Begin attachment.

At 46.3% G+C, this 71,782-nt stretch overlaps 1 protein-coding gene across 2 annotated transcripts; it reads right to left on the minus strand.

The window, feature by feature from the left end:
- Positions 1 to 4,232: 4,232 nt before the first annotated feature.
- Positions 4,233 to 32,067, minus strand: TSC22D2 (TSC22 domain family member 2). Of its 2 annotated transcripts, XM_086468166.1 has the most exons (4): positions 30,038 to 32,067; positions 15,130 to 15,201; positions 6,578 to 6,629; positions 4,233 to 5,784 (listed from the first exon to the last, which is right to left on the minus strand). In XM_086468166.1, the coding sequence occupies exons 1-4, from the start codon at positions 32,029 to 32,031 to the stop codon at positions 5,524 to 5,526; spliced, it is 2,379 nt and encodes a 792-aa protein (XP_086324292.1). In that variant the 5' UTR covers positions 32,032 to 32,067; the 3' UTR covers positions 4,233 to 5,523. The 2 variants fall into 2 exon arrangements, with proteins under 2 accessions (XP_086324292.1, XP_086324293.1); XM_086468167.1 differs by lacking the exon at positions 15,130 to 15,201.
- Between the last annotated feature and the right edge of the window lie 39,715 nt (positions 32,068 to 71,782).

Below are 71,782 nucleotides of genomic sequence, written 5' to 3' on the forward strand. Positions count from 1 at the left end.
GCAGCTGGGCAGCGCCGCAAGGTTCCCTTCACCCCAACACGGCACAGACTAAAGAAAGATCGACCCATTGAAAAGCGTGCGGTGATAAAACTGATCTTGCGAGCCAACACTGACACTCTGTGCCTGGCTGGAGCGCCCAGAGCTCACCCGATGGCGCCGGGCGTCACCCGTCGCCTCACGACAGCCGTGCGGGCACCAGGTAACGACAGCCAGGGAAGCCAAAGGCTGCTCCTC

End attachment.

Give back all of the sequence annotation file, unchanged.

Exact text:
At 46.3% G+C, this 71,782-nt stretch overlaps 1 protein-coding gene across 2 annotated transcripts; it reads right to left on the minus strand.

The window, feature by feature from the left end:
- Positions 1 to 4,232: 4,232 nt before the first annotated feature.
- Positions 4,233 to 32,067, minus strand: TSC22D2 (TSC22 domain family member 2). Of its 2 annotated transcripts, XM_086468166.1 has the most exons (4): positions 30,038 to 32,067; positions 15,130 to 15,201; positions 6,578 to 6,629; positions 4,233 to 5,784 (listed from the first exon to the last, which is right to left on the minus strand). In XM_086468166.1, the coding sequence occupies exons 1-4, from the start codon at positions 32,029 to 32,031 to the stop codon at positions 5,524 to 5,526; spliced, it is 2,379 nt and encodes a 792-aa protein (XP_086324292.1). In that variant the 5' UTR covers positions 32,032 to 32,067; the 3' UTR covers positions 4,233 to 5,523. The 2 variants fall into 2 exon arrangements, with proteins under 2 accessions (XP_086324292.1, XP_086324293.1); XM_086468167.1 differs by lacking the exon at positions 15,130 to 15,201.
- Between the last annotated feature and the right edge of the window lie 39,715 nt (positions 32,068 to 71,782).

Below are 71,782 nucleotides of genomic sequence, written 5' to 3' on the forward strand. Positions count from 1 at the left end.
GCAGCTGGGCAGCGCCGCAAGGTTCCCTTCACCCCAACACGGCACAGACTAAAGAAAGATCGACCCATTGAAAAGCGTGCGGTGATAAAACTGATCTTGCGAGCCAACACTGACACTCTGTGCCTGGCTGGAGCGCCCAGAGCTCACCCGATGGCGCCGGGCGTCACCCGTCGCCTCACGACAGCCGTGCGGGCACCAGGTAACGACAGCCAGGGAAGCCAAAGGCTGCTCCTC